Nature Is Never Closed: David Ravitz
As straightforward as it may seem, the meaning behind “Nature Is Never Closed” can be interpreted in many ways. For some, it may be that the outdoors are always physically or geographically accessible to them, others may see it as no human has the right to say that another person cannot enter Nature since it is our collective open Earth.
To me, this means that there is always potential to have a significant connection with Nature, no matter where you are. Whether it be seeing the trees on the side of a busy road, raking the leaves in the backyard or just noticing a unique bird as it flies by, we can always gain a sense of unity with our environment. This creates the feeling that when we are able to fully dive into the majesty of the outdoors, we become flooded with excitement, connectedness and gratitude. Over quarantine I was fortunate enough to have this experience a number of times, but there was one instance that stands out in particular. That experience was a solo hiking trip into the Gifford Pinchot National Forest in Southern Washington State.
I began the journey departing from the small town of Mosier, OR, nestled in the Columbia River Gorge in the shadows of Coyote Wall. With no goal of where I would end up that day, my sole purpose was just moving onward to Mt. Adams. Some may stop and say, “well that’s just downright irresponsible”, and they may have a great point; going into the remote wilderness by yourself with little cell phone service. Thankfully for downloadable trail maps, an AWD vehicle and a full tank of gas, I was able to trek my way up the meandering mountain dirt road. Simultaneously dodging the 8” deep potholes from the spring rains and the summer runoff, while cutting through the fog of the still early Fall morning. This all made for an exciting ride, eventually making my way to the parking lot and Killen Creek trailhead.
Starting the hike I was feeling somewhat anxious, trying to shake off the stresses of a heightened work project, COVID worry and at the time, a turbulent personal life. Nothing was really unique or special about my circumstance though, most people were going through something similar if not worse than I was. I just had to remind myself to be present, be grateful for my health and where I was in such a beautiful environment.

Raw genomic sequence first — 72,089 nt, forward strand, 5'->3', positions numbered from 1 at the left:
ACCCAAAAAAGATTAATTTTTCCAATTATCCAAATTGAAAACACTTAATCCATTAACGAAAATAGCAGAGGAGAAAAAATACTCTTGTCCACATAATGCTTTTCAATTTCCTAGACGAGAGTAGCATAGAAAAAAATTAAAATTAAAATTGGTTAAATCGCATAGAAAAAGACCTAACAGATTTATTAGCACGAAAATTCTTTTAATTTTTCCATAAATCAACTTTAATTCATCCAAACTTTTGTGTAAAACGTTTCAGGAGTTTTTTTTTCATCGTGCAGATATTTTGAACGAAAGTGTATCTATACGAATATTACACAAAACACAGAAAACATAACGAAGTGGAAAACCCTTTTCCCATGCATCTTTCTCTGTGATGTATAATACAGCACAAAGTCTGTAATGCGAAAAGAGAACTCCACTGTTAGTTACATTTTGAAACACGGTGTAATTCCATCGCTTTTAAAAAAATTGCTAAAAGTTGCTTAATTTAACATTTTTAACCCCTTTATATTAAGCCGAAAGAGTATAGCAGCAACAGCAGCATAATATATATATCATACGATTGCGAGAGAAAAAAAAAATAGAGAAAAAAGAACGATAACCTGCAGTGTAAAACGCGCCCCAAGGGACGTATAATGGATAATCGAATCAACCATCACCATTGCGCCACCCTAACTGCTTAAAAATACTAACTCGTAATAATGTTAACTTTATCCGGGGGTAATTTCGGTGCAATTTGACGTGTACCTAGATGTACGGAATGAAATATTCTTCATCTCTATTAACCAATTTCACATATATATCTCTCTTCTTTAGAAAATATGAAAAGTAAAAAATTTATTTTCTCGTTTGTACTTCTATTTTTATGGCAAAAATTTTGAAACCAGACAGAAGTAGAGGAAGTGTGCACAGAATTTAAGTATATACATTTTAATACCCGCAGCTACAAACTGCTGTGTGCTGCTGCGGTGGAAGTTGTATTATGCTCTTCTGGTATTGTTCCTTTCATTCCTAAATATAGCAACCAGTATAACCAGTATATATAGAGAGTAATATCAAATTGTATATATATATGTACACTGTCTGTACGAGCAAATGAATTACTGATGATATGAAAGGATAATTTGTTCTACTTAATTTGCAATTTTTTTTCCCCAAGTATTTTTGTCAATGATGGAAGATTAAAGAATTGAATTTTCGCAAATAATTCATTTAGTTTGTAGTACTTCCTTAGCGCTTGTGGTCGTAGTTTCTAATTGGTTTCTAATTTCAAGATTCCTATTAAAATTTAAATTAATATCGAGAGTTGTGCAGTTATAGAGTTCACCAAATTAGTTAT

Along the path of the lush temperate cedar-pine forest were different types of fungi, like the storied Amanita muscaria. Once I was well on the hike, it was quite easy to turn the mind to focus on the surrounding beauty. This was a nice 2 mile hike with about a 1000 ft of elevation gain, giving plenty of time to work up a solid sweat.
With labored breath I made my way out of the forest and into an alpine-field clearing, shaped by millions of years of glacial and volcanic erosion, with a spectacular North-Easterly view of Mt. Adams and large pyroclastic boulders strewn about. After taking some time to admire the mountain with the surprise blue-bird day, I took a walk around the clearing to do a bit more exploring.
Walking a few yards ahead, I came across a trail that was perpendicular to Killen Creek, heading North to South. Looking a little more closely at my downloaded trail map, it turned out to be a section of the Pacific Crest Trail! This was very exciting for me considering it has been a dream of mine to do a large section of the PCT over a period of multiple weeks. Though this was not that bucket-list trip, I was still able to hike a mile or so on this world-renowned path. Shuffling back to the opening on half-melted ice and snow, I took a rest to eat lunch and meditate. With a last glance of the illuminated Mt. Adams, my eyes shut and my mind focused on my breathing. Meditation was a large contributor to my sanity during quarantine and I couldn’t help but think of how lucky I was to be in this place surrounded by the peaceful, all-encompassing nature. Reminding me of how insignificant a lot of our modern day stressors are, taking a step back to get the full picture. Opening my eyes I felt a rush of extreme happiness come over me. Took a deep breath out and smiled from ear to ear. This was the reset that I needed.
After packing up my things, taking one more long look at the mountain, I began my descent back down the mountain towards the trailhead. As I turn around I notice what I think is a cloud feature perfectly framed between the foreground pines. It took a second glance to realize that I was actually looking at Mt. Hood, dawned with a cloud cap covering. I had no idea that I would be able to see Wy’East from this far away; across Gifford Pinchot National Forest, over the Columbia River Gorge and finally the Cascade Range foothills. Again, this hike provided an opportunity to stop and stare at this immaculate landscape. With an incredible view going down as well, each step back to the parking lot was filled with immense gratitude.
Making my way down the mountain I passed a few small groups of people trying to take advantage of this natural area, escaping the noise of the modern world. With a nod to each group, I realized that we had more in common than just the masks we all had on. That no matter where we had been or what we had gone through in the last 6 months, we could always take a moment to appreciate the present and connect with nature.